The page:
Being Black in Theatre: Proving Your Value While Simultaneously Fighting Imposter Syndrome.
Seeing Black people slay the game on stage leaves me with this heart-warming and proud feeling. Tears in my eyes because “we did that”. The struggle in me recognizes the struggle in you and when we hug at the stage door I know there’s all kinds of meaning in that.
I know that you had to convince a lot of people get to where you are. Regardless of your talent, regardless of your training. They still didn’t believe you. And perhaps, for a while, it felt like no one wanted you there.
One step forward and two steps back as you affiliated yourself in these white spaces hoping people would just see you as a performer and not a diversity spot.
Sometimes being black in the theatre confines you to just that”. Yes I am Black, I love being Black, and I love all the musical theatre cannon that allows me to revel in that. But can I tell you that I love classical music? That I also identify myself as a Disney princess in another life? Do I become less black if I share these dreams with you? Why do Black actors have to constantly convince our peers, our directors, and our producers that black humans have the same thoughts and emotions and feelings as white humans do? That if you give us the chance to play a role that doesn’t have a Black stereotype, I promise you, you’ll still be able to relate.
It is an ongoing test of humanity and serious imposter syndrome. I’ve already been hired yet I feel like I am steps away from a misconception about me becoming the only thing you see.
As someone who understudies a predominately white role there are two things I think about. When I go on stage will people be disappointed that I’m the understudy? When I go on stage will people be disappointed that I am Black?
It’s the blessing and the curse of being proud of where I am but terrified of not being seen for all that I am and all that I am worth.
The longer you stay in theatre as a Black person the more you realize the theatre was not created for us. When there’s no one directing you, doing your hair, helping with your costume, moving the sets, playing in the band who looks like you. It becomes alienating, disorienting. There is no person on the other end who will be able to agree with me when we both felt that something was inherently racist, or clearly unfair. No one who can makes sure i’m getting the proper makeup that makes my skin glow on stage or no one making sure they find nude tights for my actual skin color or no one making sure i’m wearing clothes that flatter my curves and compliment me. No one back there really identifies with the Black experience so how can I be sure i’m being taken care of and treated with the same kind of respect as my white actors? And if I feel the slightest bit like I’m not, I don’t feel like i’m in the kind of space that would hear me. Or I’d feel like I don’t wanna be the Black girl who speaks out. So I behave myself and I say please and thank you a ton and make sure they will always label me as “easy to work with” after all, I am so lucky to be where I am.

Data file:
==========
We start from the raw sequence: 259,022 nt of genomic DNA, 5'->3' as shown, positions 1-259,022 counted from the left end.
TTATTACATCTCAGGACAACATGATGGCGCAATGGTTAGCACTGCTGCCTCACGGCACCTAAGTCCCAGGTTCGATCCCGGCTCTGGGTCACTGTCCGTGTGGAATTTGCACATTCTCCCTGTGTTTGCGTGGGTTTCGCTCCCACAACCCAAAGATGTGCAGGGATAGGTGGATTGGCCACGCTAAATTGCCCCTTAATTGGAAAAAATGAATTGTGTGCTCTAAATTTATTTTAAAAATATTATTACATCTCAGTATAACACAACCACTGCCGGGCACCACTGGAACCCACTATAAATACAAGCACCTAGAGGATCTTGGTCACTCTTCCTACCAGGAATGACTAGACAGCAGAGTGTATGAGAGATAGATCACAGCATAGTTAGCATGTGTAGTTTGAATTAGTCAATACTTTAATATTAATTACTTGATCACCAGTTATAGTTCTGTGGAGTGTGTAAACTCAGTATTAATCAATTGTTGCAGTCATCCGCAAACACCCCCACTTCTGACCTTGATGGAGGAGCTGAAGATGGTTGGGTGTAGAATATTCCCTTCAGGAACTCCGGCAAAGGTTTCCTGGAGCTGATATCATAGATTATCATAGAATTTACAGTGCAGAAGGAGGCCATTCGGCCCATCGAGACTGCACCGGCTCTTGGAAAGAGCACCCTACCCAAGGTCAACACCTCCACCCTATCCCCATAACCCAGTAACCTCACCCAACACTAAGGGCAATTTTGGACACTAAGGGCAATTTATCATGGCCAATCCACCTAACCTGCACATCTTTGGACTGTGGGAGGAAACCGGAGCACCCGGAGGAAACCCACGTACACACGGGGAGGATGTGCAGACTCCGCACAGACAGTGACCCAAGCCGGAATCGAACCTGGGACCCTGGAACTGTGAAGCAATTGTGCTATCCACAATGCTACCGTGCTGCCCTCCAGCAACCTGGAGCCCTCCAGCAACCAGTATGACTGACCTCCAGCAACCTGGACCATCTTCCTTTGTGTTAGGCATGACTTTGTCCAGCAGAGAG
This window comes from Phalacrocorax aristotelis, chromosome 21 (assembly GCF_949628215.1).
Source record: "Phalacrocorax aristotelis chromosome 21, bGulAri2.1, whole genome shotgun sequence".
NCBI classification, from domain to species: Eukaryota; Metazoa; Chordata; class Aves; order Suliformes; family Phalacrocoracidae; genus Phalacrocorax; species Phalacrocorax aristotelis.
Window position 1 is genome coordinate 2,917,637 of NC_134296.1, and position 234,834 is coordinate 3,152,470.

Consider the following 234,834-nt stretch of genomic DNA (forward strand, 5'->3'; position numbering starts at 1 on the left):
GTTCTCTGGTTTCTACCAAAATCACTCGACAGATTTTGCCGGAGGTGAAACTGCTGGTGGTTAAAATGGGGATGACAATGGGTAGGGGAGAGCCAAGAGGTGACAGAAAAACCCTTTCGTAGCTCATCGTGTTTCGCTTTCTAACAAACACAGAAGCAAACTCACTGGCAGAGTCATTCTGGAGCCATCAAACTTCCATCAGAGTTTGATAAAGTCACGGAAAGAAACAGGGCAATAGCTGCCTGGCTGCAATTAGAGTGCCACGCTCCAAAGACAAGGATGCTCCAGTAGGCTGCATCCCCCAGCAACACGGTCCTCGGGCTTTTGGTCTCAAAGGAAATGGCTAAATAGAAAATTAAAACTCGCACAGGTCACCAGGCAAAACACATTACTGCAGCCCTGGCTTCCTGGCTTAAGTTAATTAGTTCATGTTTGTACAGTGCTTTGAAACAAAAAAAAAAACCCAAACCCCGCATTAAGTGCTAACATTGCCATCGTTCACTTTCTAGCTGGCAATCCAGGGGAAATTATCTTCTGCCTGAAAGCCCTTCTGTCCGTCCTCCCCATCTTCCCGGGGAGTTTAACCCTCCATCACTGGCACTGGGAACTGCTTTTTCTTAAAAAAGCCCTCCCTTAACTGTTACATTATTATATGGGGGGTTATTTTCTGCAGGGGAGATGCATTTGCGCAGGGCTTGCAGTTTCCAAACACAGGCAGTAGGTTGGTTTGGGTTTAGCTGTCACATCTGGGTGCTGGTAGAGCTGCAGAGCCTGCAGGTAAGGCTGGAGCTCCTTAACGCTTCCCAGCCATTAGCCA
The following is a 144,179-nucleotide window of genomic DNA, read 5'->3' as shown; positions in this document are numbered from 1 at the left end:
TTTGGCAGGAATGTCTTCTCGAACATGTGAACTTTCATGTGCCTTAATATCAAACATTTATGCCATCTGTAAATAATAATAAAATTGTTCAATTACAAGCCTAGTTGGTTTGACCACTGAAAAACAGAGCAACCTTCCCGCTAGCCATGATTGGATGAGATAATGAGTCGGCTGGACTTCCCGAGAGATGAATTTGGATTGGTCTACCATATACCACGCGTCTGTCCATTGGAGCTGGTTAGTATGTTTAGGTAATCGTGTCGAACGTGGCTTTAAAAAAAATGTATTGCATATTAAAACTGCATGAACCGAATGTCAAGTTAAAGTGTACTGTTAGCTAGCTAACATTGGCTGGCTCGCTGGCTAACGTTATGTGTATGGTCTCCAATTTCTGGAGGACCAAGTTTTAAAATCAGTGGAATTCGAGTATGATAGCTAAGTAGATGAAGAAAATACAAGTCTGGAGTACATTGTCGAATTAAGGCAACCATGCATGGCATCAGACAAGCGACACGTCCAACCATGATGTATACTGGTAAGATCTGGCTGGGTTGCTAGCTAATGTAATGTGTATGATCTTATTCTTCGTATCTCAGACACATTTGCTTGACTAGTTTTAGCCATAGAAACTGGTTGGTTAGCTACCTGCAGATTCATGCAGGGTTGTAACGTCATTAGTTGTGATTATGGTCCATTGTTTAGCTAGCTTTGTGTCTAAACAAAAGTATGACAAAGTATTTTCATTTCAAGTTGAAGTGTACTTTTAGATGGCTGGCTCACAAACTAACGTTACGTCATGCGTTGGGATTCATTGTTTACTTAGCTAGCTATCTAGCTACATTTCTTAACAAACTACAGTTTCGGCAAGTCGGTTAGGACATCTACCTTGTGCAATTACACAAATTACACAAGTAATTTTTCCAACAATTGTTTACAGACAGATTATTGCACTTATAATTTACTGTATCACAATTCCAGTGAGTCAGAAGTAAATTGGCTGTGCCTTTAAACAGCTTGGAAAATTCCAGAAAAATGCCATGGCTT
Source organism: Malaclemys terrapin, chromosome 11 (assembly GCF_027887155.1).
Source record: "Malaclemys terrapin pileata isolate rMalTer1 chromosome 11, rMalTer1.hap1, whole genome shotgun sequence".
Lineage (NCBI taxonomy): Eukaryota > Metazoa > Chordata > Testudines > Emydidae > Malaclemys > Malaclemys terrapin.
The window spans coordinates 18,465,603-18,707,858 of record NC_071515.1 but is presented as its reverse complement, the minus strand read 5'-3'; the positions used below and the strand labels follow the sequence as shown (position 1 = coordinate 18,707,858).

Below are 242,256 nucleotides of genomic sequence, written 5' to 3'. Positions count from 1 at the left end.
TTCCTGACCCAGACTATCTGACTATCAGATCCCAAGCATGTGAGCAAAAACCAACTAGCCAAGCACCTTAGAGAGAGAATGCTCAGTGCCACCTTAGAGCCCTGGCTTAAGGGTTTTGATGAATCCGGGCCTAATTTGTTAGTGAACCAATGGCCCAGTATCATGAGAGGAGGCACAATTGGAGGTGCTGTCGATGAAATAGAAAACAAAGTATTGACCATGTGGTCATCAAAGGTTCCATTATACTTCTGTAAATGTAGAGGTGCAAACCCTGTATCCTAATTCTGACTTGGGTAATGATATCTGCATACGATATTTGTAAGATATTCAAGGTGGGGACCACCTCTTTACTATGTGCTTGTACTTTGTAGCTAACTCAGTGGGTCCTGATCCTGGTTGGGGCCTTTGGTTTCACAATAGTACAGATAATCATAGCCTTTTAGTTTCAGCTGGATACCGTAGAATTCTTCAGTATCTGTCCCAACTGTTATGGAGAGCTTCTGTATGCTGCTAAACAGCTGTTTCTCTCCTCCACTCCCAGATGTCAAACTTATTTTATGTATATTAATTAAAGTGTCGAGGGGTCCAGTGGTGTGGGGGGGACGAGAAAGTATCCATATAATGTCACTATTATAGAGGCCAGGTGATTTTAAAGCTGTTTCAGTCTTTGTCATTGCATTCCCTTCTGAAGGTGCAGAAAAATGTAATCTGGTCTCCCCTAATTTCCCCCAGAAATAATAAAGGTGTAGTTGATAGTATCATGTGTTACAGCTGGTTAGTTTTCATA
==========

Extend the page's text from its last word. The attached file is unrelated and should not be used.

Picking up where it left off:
But all that does is a disservice to the company and of course a disservice to me. Instead of being honest with you I am taking the punches and telling myself that as a Black person in this show ill take what I can get. That my smile will not falter when you call me “aggressive” when I do the same thing my white counterparts do in the scene and they don’t get the same note. I will take what you can give me and by that I am telling myself that I am not as important or as deserving of respect as my other peers are. And years of that allows you to talk to me and refer to me in the way you do and then I start to believe you. Thus creates this system where Black actors are not looked at in the same way and its becomes “just the way things are”.
Shining a light on these kind of stories is important because its time we stop throwing Broadway a bone for doing the bare minimum. It goes beyond hiring black bodies. Its about giving Black bodies the space to tell their story. To feel as worthy as any other actor in the room. To trust us with telling these stories because we are fully capable of doing so. I think its my responsibility as a Black woman who is fortunate enough to be working, to use my voice to say what isn’t working and how we can better fix the racial discrimination surrounding this art form that we love. And what isn’t working is making your actors feel like you’re not seeing them as actors. When you hire Black actors you are hiring our hair, our skin color, our body, everything. Instead of trying to make us feel uncomfortable about who we are or trying to change it, why not listen? If we can be in a space that feels comfortable, safe, and allows our energy to flourish, we can make magic. And there is so much beautiful Black talent that is just waiting on the other side of the gates. Its time for the Great White Way to get over being uncomfortable and make room for something new.